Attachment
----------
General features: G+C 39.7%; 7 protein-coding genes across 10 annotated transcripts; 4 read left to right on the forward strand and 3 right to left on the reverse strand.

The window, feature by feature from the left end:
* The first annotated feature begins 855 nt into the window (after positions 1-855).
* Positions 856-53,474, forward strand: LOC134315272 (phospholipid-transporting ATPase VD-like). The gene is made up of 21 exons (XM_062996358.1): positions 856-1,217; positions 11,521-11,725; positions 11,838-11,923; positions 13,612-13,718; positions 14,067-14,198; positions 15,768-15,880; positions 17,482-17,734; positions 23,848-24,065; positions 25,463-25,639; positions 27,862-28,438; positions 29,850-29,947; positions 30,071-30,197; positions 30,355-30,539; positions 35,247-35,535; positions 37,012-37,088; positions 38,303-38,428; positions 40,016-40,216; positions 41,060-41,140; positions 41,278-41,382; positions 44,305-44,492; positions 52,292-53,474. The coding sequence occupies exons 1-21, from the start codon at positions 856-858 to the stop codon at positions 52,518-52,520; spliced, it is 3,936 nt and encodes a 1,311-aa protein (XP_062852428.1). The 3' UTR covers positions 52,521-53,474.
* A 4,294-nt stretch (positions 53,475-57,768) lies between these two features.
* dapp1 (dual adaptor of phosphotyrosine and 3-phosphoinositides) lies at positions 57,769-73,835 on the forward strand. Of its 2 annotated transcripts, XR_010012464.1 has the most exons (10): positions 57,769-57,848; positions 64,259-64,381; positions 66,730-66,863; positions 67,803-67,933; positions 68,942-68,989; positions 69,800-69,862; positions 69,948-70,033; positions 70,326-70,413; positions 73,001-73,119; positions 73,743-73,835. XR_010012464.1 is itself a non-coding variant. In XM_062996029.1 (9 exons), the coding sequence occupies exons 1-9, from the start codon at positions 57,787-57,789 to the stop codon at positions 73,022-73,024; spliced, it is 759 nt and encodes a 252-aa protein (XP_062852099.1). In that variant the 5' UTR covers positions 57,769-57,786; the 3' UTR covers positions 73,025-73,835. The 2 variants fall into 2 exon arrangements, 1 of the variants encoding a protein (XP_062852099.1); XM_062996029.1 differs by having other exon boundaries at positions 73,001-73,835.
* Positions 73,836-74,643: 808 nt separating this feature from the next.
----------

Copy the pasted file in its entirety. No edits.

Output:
General features: G+C 39.7%; 7 protein-coding genes across 10 annotated transcripts; 4 read left to right on the forward strand and 3 right to left on the reverse strand.

The window, feature by feature from the left end:
* The first annotated feature begins 855 nt into the window (after positions 1-855).
* Positions 856-53,474, forward strand: LOC134315272 (phospholipid-transporting ATPase VD-like). The gene is made up of 21 exons (XM_062996358.1): positions 856-1,217; positions 11,521-11,725; positions 11,838-11,923; positions 13,612-13,718; positions 14,067-14,198; positions 15,768-15,880; positions 17,482-17,734; positions 23,848-24,065; positions 25,463-25,639; positions 27,862-28,438; positions 29,850-29,947; positions 30,071-30,197; positions 30,355-30,539; positions 35,247-35,535; positions 37,012-37,088; positions 38,303-38,428; positions 40,016-40,216; positions 41,060-41,140; positions 41,278-41,382; positions 44,305-44,492; positions 52,292-53,474. The coding sequence occupies exons 1-21, from the start codon at positions 856-858 to the stop codon at positions 52,518-52,520; spliced, it is 3,936 nt and encodes a 1,311-aa protein (XP_062852428.1). The 3' UTR covers positions 52,521-53,474.
* A 4,294-nt stretch (positions 53,475-57,768) lies between these two features.
* dapp1 (dual adaptor of phosphotyrosine and 3-phosphoinositides) lies at positions 57,769-73,835 on the forward strand. Of its 2 annotated transcripts, XR_010012464.1 has the most exons (10): positions 57,769-57,848; positions 64,259-64,381; positions 66,730-66,863; positions 67,803-67,933; positions 68,942-68,989; positions 69,800-69,862; positions 69,948-70,033; positions 70,326-70,413; positions 73,001-73,119; positions 73,743-73,835. XR_010012464.1 is itself a non-coding variant. In XM_062996029.1 (9 exons), the coding sequence occupies exons 1-9, from the start codon at positions 57,787-57,789 to the stop codon at positions 73,022-73,024; spliced, it is 759 nt and encodes a 252-aa protein (XP_062852099.1). In that variant the 5' UTR covers positions 57,769-57,786; the 3' UTR covers positions 73,025-73,835. The 2 variants fall into 2 exon arrangements, 1 of the variants encoding a protein (XP_062852099.1); XM_062996029.1 differs by having other exon boundaries at positions 73,001-73,835.
* Positions 73,836-74,643: 808 nt separating this feature from the next.